Title: Home Based Targeted Ultraviolet B Phototherapy - Patient Experience and Clearance Rates.
Abstract No. 0392
Title Home Based Targeted Ultraviolet B Phototherapy - Patient Experience and Clearance Rates.
Home Based Targeted Ultraviolet B Phototherapy has recently been made possible with p ortable
devices tailored for home use. Non targeted home phototherapy with UVB panels and wands have
previously been shown as safe and effective. This is the first report of patients who self treat
psoriasis with targeted devices.
Patients with scalp and stable small plaque psoriasis were prescribed a home use device with a
touch screen graphical interface, spot attachment and a fiber-optic brush for treatment of the
scalp. The protocol was programmed in the device according to patient skin type. This consisted
of: starting dose, interval between sessions, rate of increase per session and total sessions. An
on-screen interview prior to each session determined dose increase, decrease or no change from
the previous session.
Clearance data of 20 patients were evaluated. Minimal residual activity was documented with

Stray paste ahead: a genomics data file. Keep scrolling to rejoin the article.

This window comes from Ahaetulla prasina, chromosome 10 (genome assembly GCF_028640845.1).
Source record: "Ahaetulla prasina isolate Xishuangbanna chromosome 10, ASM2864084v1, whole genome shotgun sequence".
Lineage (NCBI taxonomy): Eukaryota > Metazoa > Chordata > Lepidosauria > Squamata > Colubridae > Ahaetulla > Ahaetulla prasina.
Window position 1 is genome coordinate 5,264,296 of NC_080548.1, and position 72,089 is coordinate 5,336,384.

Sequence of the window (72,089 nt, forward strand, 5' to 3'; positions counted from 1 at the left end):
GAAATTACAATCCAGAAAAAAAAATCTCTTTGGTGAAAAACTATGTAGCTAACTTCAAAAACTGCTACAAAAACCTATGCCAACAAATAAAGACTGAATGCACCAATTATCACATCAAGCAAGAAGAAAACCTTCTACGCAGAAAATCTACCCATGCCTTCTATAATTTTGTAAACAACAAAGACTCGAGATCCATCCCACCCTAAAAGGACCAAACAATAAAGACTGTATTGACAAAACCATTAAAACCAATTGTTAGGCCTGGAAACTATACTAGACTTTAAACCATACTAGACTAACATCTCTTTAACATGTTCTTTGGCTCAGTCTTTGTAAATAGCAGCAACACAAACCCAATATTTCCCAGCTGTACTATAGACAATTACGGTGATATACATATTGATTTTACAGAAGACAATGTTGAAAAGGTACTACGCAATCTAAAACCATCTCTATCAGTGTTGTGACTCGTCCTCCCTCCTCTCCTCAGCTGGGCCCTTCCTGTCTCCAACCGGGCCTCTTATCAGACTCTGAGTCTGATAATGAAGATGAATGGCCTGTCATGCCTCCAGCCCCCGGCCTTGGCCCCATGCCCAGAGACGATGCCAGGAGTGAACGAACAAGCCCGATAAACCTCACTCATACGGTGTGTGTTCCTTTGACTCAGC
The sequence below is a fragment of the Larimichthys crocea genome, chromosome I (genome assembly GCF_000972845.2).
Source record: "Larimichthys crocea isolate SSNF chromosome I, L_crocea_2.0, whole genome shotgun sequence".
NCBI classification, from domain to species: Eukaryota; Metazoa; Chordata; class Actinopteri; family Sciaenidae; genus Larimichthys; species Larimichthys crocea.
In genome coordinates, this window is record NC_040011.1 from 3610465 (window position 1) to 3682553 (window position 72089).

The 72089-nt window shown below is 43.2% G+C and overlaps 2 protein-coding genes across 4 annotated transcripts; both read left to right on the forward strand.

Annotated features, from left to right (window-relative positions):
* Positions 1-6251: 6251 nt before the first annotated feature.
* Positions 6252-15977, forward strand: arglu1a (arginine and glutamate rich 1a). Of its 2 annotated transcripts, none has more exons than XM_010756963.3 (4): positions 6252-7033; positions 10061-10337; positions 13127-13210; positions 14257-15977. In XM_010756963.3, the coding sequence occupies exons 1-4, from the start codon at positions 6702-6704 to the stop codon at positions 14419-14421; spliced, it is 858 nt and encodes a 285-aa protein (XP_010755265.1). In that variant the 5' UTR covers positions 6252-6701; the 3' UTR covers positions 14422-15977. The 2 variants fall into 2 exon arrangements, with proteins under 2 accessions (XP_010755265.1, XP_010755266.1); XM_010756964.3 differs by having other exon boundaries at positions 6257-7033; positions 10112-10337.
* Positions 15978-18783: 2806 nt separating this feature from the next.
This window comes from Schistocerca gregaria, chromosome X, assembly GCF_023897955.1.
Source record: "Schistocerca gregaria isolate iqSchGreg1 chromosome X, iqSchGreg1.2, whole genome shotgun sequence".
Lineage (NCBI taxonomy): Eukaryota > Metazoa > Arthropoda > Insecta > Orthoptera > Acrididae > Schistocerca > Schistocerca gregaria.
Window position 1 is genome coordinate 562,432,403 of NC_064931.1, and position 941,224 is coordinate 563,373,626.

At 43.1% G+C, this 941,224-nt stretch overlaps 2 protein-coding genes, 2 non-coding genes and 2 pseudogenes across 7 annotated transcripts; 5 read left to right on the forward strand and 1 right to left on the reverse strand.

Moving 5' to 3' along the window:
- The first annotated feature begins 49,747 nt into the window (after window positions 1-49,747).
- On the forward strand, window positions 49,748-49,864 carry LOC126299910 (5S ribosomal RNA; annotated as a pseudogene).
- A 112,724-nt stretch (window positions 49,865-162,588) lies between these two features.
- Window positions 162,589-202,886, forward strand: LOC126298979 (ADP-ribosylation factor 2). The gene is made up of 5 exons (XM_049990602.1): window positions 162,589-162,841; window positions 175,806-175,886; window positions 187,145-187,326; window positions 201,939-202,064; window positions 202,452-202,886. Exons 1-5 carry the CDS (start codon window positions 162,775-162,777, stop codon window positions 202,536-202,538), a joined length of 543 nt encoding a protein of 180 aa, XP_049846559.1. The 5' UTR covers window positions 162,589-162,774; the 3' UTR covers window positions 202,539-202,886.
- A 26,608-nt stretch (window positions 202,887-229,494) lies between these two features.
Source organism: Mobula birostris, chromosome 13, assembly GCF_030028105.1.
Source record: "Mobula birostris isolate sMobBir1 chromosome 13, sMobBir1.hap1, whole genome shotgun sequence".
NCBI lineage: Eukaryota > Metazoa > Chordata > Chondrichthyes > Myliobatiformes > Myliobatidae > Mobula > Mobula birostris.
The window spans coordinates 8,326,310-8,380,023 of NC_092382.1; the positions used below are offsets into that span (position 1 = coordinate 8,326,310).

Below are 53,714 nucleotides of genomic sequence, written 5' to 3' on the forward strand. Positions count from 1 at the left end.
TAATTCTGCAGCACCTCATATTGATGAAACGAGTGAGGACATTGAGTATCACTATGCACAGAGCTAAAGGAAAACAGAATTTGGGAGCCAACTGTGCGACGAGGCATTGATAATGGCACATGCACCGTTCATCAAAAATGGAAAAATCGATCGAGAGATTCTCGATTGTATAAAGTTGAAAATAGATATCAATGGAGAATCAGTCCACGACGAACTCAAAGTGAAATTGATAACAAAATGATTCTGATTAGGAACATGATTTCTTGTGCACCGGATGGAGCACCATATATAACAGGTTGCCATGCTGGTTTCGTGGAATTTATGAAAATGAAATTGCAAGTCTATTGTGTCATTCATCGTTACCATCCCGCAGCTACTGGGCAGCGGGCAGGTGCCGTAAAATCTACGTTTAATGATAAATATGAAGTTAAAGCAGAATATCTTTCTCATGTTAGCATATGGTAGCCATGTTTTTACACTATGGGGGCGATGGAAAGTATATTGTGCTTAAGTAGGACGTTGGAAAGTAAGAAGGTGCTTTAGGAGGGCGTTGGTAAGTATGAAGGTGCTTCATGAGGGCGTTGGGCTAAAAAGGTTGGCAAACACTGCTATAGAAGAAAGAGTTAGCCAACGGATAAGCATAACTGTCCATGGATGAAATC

questionnaires, evaluation by the physician and comparison of before and after pictures. Patients
cleared with an average of 14 sessions (range 10 to 20). Itching and burning sensations
diminished within 6 sessions. Spreading of the light over the affected areas with circular
movement of the brush or tiling spots was even and neither burns, nor were other adverse effects
reported. Patients occasionally skipped treatments. The tracking program of the device lowered
the dose taking into account the loss of built up photoprotecti on to prevent burning.
Home based targeted UVB phototherapy using a device with a smart user interface and an
adapting algorithm has been shown safe and effective, with good patient compliance. Clearance
rates were similar to office based phototherapy. Scalp psoriasis (frequently resistant to
phototherapy) cleared using a fiber-optic brush where the bristles bypassed the hair barrier and
delivered light directly on the scalp.
Affiliations (1) Baylor University Medical Center, Dallas, Texas, United States
(2) Lerner Medical Devices, Inc., Los Angeles,California, United States
Authors A. Menter (1)
Z. Gourgouliatos (2)
L.J. Hornbeek (2) Presenting
Categories 30. Psoriasis
ePoster acceptance note. Poster#: PO1081. 16 May 2011